A Misplaced Kingdom

Inside the Forest, Under the Moonlight - Caspar Friedrich 1830

Once upon a time, as a younger, foolish man (like just over a year ago) I started a blog. There was a lot that went into that and a lot that led up to that, but let's leave it at this: it was something I'd always wanted to do, and getting emotional and writing nerd shit remains something I want to pour myself into for a lot more years.

(The next few paragraphs are some more weepy personal blather because apparently this blog also doubles as therapy for me, so feel free to skip down to the title below. TL;DR: here's a project I've been toying with and plan to start working on in earnest.)

I set myself some rules/goals/principles when I got started. I called them The Cares of a Carelord, which I still think is a pretty good descriptor. And one of the chief amongst them was the promise to show my work:

"I care about showing my work, in every sense...for me it's so valuable to see how the sausage is made, and that tends to be my favorite content from other people so I'd like to do a lot of that myself."

That was only part of what I meant though. I am, it may surprise those who know me to hear, a relentless perfectionist. I say surprise, because often this takes the form of never doing anything that I don't have a 100% guarantee of succeeding in, or giving up almost immediately and settling for a slapdash result rather than investing energy in something that may never satisfy me. So part of what I wanted from the tenet of showing my work was showing that I was working. Showing the incomplete bones of what I was attempting to make, as a sort of promise to the world and to myself that I would stick with it, whether or not it ended up perfect.

Hence also "Glass Bird Games," and my "Glass Boy" moniker. It has a deep significance to me, relating to the campaign through which I met the love of my life...might tell that story as well, someday. But serendipitously, it took on another meaning to me. I want to be transparent. See-through. Though I'm an intensely private and shy person who keeps much of himself to himself, I want to throw everything into my writing. I want to shed shame and all the skins of false personas, and remain only my pure core. My heart of glass.

I've made strides toward that goal, but I haven't gone all the way. I've kept my dearest ambitions locked up inside myself, perfect and pure and unsullied by the imperfection of reality, of my limitations, of any attempt to develop them beyond flashes of insight and vague vibes. I'm going to change that.

So call this a late anniversary post. One year and some change into this blogging thing, I've done a lot and not enough. Let me tell you about one of my darlings that I dearly hope I don't have to kill. Let me tell you about:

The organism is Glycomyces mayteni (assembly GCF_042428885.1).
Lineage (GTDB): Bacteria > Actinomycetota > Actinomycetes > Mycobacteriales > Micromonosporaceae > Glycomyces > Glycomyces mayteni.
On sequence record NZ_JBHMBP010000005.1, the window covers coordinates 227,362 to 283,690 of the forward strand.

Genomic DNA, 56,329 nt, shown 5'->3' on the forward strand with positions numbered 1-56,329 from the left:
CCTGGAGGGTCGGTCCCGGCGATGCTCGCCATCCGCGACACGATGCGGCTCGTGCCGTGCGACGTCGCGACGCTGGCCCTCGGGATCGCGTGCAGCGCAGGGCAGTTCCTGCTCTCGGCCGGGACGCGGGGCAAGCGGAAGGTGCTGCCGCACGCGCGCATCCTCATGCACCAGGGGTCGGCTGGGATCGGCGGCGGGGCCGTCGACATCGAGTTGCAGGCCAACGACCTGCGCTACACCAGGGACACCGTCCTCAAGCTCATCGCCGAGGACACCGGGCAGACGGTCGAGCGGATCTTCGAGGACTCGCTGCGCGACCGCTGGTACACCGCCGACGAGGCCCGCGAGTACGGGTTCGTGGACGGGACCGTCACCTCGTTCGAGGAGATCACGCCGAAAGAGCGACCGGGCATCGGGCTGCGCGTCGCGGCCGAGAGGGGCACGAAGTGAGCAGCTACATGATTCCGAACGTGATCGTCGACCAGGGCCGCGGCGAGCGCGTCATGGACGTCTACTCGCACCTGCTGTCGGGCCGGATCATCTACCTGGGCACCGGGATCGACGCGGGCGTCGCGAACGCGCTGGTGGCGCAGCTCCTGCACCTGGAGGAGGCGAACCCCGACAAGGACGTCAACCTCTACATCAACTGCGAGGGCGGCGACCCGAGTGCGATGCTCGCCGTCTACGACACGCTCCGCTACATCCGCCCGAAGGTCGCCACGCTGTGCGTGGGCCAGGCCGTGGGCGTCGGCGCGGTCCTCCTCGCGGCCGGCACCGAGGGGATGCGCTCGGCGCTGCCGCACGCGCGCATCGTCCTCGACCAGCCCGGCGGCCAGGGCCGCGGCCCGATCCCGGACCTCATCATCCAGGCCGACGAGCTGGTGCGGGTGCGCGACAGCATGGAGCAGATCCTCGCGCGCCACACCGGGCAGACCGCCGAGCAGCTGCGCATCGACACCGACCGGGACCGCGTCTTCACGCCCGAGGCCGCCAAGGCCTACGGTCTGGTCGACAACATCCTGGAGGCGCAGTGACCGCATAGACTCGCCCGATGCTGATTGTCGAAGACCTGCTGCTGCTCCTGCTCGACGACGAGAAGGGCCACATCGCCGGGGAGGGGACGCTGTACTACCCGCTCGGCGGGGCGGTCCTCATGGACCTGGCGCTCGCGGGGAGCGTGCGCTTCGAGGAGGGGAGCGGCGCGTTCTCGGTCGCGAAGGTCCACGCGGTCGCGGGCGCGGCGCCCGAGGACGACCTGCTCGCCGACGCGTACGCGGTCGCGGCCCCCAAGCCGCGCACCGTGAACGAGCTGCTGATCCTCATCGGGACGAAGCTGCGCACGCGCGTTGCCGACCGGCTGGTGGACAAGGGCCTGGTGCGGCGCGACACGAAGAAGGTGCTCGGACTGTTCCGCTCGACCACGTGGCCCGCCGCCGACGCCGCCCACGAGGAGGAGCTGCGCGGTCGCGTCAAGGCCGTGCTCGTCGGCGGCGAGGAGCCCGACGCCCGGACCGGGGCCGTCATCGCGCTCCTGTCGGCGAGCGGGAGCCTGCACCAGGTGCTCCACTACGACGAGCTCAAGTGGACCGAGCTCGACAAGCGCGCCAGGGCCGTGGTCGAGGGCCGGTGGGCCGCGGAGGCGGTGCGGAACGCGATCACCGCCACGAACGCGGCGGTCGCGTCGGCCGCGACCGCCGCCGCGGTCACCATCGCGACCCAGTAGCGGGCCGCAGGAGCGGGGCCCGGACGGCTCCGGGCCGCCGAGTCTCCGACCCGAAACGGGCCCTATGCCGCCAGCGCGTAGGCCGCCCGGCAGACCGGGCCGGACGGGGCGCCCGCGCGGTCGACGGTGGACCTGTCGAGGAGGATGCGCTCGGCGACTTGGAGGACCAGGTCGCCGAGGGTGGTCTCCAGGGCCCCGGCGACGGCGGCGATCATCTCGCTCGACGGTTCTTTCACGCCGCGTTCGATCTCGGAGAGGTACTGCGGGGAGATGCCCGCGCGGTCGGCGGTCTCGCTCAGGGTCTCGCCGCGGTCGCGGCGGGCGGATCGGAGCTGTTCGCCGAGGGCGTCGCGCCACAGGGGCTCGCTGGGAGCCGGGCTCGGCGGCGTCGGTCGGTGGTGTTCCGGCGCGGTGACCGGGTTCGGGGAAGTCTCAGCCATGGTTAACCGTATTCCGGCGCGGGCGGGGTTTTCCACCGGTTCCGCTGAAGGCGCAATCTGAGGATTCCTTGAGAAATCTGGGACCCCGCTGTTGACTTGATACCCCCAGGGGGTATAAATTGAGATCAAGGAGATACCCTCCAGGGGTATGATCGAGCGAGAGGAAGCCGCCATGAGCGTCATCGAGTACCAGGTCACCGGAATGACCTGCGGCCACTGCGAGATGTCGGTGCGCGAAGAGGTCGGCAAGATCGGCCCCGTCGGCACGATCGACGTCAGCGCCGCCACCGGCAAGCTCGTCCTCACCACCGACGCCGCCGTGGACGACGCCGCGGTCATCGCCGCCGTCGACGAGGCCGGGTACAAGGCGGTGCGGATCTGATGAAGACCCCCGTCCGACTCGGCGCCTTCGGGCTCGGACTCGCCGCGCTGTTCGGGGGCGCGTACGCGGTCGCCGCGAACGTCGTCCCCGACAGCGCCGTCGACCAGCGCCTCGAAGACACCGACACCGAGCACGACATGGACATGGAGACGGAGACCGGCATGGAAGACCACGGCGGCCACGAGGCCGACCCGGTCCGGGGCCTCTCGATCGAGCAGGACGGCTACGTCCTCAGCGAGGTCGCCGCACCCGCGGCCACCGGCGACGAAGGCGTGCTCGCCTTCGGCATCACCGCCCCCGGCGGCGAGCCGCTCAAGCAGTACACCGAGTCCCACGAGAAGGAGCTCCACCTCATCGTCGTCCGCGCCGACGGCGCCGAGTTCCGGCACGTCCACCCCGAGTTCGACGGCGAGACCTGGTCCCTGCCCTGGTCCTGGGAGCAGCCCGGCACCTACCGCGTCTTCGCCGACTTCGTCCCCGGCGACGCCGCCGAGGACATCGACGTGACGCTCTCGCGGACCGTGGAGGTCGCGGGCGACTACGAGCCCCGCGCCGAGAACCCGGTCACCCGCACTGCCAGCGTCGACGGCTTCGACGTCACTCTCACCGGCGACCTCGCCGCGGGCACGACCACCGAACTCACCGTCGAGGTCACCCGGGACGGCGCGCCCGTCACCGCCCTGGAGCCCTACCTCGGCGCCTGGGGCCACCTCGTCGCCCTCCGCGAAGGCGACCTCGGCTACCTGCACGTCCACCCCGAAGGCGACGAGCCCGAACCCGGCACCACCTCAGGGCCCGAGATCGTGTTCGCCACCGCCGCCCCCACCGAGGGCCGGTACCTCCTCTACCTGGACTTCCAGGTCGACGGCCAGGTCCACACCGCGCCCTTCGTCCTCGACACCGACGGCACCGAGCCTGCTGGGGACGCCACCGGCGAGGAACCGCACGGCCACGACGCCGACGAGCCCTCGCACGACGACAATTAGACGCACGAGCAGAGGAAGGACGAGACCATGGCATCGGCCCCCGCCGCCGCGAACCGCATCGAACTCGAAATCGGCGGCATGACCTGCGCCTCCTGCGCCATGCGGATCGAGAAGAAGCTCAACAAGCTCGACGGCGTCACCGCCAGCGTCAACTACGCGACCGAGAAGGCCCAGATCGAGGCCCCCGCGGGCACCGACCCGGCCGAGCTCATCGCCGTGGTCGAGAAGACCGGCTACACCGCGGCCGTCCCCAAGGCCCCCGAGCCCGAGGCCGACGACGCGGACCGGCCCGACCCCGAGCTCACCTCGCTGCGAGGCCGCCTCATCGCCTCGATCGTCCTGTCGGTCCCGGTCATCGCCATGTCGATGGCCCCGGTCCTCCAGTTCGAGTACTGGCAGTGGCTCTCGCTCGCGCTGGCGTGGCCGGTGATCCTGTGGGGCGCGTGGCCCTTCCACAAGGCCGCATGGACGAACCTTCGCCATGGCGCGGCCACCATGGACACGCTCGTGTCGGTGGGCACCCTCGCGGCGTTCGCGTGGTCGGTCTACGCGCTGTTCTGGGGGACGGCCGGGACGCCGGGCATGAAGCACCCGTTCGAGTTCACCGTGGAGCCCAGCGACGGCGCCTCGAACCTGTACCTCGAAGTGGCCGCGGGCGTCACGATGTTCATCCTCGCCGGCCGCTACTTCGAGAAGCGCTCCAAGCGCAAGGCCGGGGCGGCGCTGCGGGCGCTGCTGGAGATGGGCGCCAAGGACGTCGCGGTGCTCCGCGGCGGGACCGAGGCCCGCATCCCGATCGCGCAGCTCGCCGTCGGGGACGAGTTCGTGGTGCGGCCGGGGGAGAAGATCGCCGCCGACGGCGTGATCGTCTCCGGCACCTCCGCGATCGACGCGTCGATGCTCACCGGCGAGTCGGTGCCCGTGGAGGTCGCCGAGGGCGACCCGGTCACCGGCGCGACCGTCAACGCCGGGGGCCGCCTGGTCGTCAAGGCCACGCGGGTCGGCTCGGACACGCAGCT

Morning in the Mountains, Caspar Friedrich 1823

(Mood music, activate.)

Ages ago, the kingdom of the Dwarves was sunlit and gleaming with beautiful things. Yes, the gifts of the deep earth and her dark, echoing bounty. But more important things, as well. A beautiful people, content and curious and hopeful. Communities, tightly-knit and built to last. Cities brimming with art and music and science and magic. And everywhere, even in those cities, the beauty and quiet of the wilderness, allowed to encroach here and there, artfully, reverently.

That was very long ago, though. And though nobody is quite sure how it happened, the Dwarves lost that kingdom. Misplaced it, in fact. And for many, many years they wandered land and sea and the places beneath, searching for it. For there was no home that would do but their kingdom. Their home. Kornog.

And at long last, a fortunate few found it. Overgrown and overburdened with the mystery of all the things they'd forgotten, generation after lost generation. Lives spent on wandering, while they were treated as larceners or layabouts or leeches by the people of the lands they crossed, rested in for a time. That'll beat a whole lot of joy, and culture, and knowledge out of a people. Not the beauty though. That still lives in them, still sings in their sunlit faces when the sun is permitted to light them.

And as for the rest, the knowledge...well, they intend to know. They intend to learn it all again. From the quiet frontier town of Heuvel they set out, they and any of their friends who might wish to settle down in a beautiful home of their own. Kornog is a vast wilderness now, mysterious and terribly perilous. Many do not return from their sojourns. But what price would you pay to reclaim paradise? To make it your home, and share it with every other soul who has a need? To safeguard it from the grasping hand and gleaming spear of those who've kept you in shade all this long time?

Anything. Anything and more. So get to it, friend. The Misplaced Kingdom is waiting.

Kornog is what I'm half-seriously calling a "cozy hexcrawl," taking aspects of many of my favorite fictions* and jamming them into a framework of hearth fantasy and ruin delving and community building and wilderness exploration. Don't let the "cozy" bit fool you - this world is full of danger and survival is not a guarantee. What it is not, however, is nihilistic. Death is a tragedy, not a farce. People matter, even when they put themselves in deadly situations. Especially when they do that, because Kornog is, at its heart, optimistic about human nature. The adventuring life in this world is not something relegated to self-destructive clowns looking to make a quick buck by raping someone's heritage and making off with their cultural artifacts. These people are heroes, even if they're heroes of the small-time, grimy and slightly odd sort.